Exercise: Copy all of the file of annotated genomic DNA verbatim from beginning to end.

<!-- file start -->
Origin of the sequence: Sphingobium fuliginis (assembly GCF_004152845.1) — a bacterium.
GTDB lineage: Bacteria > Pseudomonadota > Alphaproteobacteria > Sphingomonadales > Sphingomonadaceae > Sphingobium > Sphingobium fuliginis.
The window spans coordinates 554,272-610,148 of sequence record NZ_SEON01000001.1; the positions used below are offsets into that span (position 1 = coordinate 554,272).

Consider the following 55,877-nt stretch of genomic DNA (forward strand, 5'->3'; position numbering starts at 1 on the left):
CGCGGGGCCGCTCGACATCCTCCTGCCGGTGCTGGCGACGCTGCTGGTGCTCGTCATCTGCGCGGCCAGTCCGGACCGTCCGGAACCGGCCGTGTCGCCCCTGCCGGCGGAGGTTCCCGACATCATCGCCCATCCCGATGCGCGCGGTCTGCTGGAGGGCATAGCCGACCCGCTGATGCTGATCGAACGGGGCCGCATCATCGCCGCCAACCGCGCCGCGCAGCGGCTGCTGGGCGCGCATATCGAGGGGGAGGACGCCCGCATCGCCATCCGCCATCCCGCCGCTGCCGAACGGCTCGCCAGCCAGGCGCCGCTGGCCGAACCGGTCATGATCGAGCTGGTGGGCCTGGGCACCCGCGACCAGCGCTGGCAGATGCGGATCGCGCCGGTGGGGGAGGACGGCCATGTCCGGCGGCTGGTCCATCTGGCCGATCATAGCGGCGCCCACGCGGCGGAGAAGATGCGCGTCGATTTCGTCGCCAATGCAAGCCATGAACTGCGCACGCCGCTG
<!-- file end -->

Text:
Origin of the sequence: Sphingobium fuliginis (assembly GCF_004152845.1) — a bacterium.
GTDB lineage: Bacteria > Pseudomonadota > Alphaproteobacteria > Sphingomonadales > Sphingomonadaceae > Sphingobium > Sphingobium fuliginis.
The window spans coordinates 554,272-610,148 of sequence record NZ_SEON01000001.1; the positions used below are offsets into that span (position 1 = coordinate 554,272).

Consider the following 55,877-nt stretch of genomic DNA (forward strand, 5'->3'; position numbering starts at 1 on the left):
CGCGGGGCCGCTCGACATCCTCCTGCCGGTGCTGGCGACGCTGCTGGTGCTCGTCATCTGCGCGGCCAGTCCGGACCGTCCGGAACCGGCCGTGTCGCCCCTGCCGGCGGAGGTTCCCGACATCATCGCCCATCCCGATGCGCGCGGTCTGCTGGAGGGCATAGCCGACCCGCTGATGCTGATCGAACGGGGCCGCATCATCGCCGCCAACCGCGCCGCGCAGCGGCTGCTGGGCGCGCATATCGAGGGGGAGGACGCCCGCATCGCCATCCGCCATCCCGCCGCTGCCGAACGGCTCGCCAGCCAGGCGCCGCTGGCCGAACCGGTCATGATCGAGCTGGTGGGCCTGGGCACCCGCGACCAGCGCTGGCAGATGCGGATCGCGCCGGTGGGGGAGGACGGCCATGTCCGGCGGCTGGTCCATCTGGCCGATCATAGCGGCGCCCACGCGGCGGAGAAGATGCGCGTCGATTTCGTCGCCAATGCAAGCCATGAACTGCGCACGCCGCTG